The Lady in the Elevator


As I stood waiting for the elevator, a woman burst through the parking garage door to stand beside me.

She was balancing a duffel bag on her left shoulder, groceries hooked on both wrists, while her right hand gripped a luxury-looking mirror. Her left arm cradled folders and documents. Stilettos on her feet. Purse haphazardly hanging on for dear life.

This was a woman who looked good, and worked hard.

I opened my mouth to offer some help. We made eye contact. Her face was adorned with firm lines and dark brows. It said a lot of things.

But above all it said, “No talking.”

I shut my mouth, resigned.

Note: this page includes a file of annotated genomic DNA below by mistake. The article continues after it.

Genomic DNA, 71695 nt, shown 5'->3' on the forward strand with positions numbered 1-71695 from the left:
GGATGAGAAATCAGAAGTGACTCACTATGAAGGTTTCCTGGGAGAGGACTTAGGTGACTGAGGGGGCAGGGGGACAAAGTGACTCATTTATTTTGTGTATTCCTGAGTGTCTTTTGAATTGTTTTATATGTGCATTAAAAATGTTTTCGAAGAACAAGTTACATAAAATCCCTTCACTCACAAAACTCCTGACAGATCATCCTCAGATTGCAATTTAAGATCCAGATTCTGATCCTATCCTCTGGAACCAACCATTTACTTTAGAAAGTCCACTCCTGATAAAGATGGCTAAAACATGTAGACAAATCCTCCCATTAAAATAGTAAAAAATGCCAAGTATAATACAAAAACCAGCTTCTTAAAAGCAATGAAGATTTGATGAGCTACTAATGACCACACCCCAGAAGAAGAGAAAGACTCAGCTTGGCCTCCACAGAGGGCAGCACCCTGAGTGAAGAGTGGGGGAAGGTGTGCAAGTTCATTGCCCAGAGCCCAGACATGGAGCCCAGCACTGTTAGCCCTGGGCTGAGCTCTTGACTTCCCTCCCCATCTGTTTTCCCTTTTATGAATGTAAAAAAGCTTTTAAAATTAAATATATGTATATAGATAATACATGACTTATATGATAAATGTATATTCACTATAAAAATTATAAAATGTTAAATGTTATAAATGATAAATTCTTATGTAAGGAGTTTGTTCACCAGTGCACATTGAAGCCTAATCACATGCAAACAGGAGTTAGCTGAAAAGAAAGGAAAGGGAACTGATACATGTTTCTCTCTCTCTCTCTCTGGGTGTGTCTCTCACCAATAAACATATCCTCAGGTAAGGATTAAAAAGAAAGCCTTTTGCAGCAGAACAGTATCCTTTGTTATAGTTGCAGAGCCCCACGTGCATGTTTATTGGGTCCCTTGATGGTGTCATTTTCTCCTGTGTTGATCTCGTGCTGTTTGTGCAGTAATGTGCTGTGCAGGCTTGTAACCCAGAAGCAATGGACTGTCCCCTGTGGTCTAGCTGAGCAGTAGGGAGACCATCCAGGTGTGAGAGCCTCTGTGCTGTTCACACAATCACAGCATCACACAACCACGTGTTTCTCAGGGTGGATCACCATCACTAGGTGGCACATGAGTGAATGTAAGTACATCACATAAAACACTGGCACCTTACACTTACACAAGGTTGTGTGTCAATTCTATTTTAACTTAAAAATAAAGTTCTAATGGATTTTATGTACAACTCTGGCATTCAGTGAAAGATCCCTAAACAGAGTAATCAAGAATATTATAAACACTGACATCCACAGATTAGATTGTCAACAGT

The elevator arrived. I asked her what floor.

“Twenty. Thank you.” She was tall, but bending; she was curt, but mannered.

“No problem,” I said. And I took a moment to observe the woman dipped in so much polish and too much stress. She sported the following items: Tory Burch shoes. Prada bag. Levi’s jacket over black t-shirt dress. Pantyhose with a light shimmer.

This was a woman who put effort into crating an appearance of high-end quality and low-key style. I thought to myself: I dig it.

Finally, we arrived at floor twenty. As the doors opened, I said:

“You are a woman of great taste.”

Her face broke out in light.

“Oh my goodness!” she said, and laughed a little. “That is the nicest thing you could have said!” And she grabbed her things from the floor. “Have a great night!”

She seemed to step out from a shadow right before my eyes.

Everybody likes a spontaneous, heartfelt compliment.

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I like my tea bold and conversations bolder.

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